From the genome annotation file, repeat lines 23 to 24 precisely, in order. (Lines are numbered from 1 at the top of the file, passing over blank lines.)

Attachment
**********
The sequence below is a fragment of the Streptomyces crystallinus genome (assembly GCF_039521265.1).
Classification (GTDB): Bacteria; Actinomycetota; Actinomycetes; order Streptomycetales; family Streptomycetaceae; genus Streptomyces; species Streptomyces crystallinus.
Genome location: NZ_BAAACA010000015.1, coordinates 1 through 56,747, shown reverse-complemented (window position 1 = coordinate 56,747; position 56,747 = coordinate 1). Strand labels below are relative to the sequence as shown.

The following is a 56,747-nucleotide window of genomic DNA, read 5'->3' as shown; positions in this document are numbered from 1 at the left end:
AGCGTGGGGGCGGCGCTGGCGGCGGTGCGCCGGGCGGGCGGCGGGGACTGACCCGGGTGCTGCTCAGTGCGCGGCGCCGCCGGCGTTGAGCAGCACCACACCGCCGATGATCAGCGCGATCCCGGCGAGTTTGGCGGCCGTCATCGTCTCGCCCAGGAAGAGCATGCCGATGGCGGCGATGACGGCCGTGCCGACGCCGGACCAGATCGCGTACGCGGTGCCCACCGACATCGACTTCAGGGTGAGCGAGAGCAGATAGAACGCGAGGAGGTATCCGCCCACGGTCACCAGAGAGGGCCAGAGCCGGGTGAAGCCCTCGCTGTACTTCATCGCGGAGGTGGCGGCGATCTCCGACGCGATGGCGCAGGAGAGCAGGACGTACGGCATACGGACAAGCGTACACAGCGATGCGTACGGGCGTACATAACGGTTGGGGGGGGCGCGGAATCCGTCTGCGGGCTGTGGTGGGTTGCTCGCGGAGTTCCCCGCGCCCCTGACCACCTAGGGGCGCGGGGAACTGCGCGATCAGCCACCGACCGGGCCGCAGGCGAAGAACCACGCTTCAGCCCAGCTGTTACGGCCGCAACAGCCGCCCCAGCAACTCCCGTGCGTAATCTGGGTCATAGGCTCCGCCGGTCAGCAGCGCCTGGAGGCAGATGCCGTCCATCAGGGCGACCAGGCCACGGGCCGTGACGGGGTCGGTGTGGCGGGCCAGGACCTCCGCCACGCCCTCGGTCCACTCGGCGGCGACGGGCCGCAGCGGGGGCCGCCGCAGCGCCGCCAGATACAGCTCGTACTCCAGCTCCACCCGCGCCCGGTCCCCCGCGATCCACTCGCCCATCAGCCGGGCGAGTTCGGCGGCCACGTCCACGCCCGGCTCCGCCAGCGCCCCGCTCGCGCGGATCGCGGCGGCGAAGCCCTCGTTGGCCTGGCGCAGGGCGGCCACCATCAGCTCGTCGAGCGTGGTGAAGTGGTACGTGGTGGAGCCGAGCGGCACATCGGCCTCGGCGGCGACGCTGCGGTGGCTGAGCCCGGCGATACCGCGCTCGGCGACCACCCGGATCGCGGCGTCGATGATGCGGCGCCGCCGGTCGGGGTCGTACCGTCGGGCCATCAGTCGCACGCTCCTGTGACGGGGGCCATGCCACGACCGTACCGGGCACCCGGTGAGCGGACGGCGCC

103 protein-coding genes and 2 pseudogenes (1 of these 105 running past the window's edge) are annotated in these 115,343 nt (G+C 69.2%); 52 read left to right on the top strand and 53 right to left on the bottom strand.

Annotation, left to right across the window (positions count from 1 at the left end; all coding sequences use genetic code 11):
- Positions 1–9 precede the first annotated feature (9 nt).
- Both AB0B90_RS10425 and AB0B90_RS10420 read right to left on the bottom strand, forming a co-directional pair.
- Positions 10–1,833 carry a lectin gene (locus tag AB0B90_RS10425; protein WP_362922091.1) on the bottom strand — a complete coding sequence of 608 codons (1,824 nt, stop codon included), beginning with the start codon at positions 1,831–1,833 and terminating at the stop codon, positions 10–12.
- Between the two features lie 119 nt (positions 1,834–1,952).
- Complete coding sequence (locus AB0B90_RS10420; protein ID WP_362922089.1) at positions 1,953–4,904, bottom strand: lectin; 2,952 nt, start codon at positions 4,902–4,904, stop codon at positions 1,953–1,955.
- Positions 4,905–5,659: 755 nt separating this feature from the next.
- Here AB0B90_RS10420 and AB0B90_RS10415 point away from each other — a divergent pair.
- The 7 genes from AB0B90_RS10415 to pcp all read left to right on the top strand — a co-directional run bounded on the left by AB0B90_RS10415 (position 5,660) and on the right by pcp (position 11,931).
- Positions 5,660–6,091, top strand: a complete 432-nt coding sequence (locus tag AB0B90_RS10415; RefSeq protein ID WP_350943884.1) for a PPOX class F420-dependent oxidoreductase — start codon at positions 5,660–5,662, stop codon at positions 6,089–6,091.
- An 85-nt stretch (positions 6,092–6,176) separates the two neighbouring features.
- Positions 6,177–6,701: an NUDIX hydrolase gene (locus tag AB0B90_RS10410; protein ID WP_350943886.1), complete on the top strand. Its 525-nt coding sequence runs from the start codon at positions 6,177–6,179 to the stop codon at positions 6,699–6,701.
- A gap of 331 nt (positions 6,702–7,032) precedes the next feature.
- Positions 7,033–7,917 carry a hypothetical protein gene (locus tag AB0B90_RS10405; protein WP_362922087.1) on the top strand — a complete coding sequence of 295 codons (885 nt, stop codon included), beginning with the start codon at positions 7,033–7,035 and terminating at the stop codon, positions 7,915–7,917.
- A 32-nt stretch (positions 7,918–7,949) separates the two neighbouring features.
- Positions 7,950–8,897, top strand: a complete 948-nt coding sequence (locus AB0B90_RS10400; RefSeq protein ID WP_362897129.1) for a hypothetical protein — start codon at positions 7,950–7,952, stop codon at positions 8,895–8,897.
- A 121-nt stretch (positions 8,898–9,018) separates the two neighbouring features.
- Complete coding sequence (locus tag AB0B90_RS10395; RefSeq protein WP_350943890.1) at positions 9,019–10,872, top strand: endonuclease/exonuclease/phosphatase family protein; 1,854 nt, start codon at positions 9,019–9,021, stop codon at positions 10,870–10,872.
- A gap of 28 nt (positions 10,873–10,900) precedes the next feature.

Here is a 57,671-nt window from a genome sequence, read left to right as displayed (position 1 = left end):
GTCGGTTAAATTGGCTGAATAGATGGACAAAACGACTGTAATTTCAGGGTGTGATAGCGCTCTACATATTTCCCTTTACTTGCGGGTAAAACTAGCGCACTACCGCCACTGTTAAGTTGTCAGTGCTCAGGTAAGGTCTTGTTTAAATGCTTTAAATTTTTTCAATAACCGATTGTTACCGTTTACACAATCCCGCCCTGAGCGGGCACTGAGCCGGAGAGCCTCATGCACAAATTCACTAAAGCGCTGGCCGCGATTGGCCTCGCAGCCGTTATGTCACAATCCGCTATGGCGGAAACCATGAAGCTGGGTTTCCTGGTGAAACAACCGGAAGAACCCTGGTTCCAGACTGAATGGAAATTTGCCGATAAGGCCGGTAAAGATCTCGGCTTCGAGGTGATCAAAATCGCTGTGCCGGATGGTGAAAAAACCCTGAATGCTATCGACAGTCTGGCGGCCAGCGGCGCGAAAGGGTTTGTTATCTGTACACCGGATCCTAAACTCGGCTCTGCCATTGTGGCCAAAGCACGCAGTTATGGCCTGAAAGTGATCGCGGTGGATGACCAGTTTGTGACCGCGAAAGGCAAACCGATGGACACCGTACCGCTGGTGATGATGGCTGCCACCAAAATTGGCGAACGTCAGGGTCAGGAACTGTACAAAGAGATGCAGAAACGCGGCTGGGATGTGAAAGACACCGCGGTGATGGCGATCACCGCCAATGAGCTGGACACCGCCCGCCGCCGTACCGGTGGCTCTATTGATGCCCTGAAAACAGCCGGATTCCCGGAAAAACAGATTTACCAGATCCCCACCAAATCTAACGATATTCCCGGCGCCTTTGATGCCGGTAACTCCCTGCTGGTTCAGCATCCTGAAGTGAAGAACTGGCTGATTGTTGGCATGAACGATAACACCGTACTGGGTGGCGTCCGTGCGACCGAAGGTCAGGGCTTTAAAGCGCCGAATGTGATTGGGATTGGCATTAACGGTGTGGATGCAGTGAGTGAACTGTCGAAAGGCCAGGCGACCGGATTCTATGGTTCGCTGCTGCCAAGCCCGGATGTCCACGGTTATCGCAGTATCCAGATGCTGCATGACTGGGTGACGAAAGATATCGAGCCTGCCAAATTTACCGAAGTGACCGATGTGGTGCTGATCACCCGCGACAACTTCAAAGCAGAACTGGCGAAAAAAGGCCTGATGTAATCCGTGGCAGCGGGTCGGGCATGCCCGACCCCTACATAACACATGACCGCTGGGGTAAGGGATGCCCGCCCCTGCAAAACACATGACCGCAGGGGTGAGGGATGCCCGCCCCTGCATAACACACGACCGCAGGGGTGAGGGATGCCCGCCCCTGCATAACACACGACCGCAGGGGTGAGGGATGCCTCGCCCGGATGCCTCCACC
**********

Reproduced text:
- A 121-nt stretch (positions 8,898–9,018) separates the two neighbouring features.
- Complete coding sequence (locus tag AB0B90_RS10395; RefSeq protein WP_350943890.1) at positions 9,019–10,872, top strand: endonuclease/exonuclease/phosphatase family protein; 1,854 nt, start codon at positions 9,019–9,021, stop codon at positions 10,870–10,872.